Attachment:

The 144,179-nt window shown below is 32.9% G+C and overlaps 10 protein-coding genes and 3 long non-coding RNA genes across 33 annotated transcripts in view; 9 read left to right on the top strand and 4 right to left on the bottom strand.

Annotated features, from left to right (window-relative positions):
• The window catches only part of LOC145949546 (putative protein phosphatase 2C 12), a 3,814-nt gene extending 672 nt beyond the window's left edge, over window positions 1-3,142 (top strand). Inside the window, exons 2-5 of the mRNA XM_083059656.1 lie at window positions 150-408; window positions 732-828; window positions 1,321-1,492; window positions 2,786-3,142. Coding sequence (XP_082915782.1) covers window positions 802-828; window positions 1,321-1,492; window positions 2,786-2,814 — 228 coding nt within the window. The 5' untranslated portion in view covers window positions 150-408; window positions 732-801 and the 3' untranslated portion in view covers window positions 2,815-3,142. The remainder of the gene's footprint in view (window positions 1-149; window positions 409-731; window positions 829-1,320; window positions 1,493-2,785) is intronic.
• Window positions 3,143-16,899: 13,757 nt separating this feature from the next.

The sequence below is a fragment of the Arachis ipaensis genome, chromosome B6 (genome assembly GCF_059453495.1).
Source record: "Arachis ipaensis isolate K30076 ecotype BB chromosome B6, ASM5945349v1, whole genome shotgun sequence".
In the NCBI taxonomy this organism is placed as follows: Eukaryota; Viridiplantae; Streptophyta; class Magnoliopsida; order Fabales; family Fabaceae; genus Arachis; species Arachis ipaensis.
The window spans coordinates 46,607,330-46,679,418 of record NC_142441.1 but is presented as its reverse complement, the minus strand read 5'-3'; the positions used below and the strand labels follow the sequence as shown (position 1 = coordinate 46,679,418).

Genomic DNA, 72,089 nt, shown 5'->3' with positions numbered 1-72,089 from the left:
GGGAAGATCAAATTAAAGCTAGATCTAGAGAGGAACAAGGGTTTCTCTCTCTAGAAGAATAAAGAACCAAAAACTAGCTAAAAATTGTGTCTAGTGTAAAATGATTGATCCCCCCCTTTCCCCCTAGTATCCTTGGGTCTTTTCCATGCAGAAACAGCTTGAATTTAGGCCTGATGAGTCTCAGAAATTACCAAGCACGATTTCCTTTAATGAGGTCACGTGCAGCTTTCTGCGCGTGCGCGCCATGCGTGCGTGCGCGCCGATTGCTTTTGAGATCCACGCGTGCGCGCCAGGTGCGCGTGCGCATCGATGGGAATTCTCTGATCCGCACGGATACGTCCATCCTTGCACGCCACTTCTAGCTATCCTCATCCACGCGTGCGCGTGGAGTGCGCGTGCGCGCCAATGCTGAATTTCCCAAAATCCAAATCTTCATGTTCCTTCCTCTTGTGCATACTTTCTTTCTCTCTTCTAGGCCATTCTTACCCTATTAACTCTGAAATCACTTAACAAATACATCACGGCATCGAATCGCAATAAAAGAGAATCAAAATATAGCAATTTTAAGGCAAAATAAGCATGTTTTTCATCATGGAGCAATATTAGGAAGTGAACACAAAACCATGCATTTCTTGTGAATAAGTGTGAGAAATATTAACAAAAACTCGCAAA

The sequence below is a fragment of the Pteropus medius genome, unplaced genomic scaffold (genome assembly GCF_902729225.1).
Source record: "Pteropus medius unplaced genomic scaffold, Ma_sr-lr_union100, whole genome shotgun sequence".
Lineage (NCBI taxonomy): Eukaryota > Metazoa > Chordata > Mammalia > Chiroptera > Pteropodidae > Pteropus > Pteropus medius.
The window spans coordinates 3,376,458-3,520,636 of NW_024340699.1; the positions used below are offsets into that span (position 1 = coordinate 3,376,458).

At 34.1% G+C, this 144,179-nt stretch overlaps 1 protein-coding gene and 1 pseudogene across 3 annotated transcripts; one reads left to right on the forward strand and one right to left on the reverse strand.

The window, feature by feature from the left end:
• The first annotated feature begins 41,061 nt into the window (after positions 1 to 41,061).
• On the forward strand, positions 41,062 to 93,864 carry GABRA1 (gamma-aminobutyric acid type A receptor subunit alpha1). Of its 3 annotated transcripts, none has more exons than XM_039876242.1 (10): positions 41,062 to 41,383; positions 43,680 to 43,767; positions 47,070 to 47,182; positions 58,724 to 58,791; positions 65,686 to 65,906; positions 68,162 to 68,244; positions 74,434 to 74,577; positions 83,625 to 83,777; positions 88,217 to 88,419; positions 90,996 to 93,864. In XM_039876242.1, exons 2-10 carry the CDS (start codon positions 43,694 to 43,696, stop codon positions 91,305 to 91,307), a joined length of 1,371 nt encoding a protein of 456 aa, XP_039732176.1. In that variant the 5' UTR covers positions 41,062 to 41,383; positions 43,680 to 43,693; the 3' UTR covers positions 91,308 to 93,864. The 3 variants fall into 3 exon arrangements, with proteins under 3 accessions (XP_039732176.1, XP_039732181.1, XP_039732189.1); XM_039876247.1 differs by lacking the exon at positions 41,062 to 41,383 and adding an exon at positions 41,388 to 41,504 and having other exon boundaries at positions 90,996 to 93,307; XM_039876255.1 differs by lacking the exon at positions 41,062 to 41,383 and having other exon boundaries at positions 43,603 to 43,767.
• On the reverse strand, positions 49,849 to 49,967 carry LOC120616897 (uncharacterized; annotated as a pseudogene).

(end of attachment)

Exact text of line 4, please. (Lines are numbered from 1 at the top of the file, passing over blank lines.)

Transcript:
• Window positions 3,143-16,899: 13,757 nt separating this feature from the next.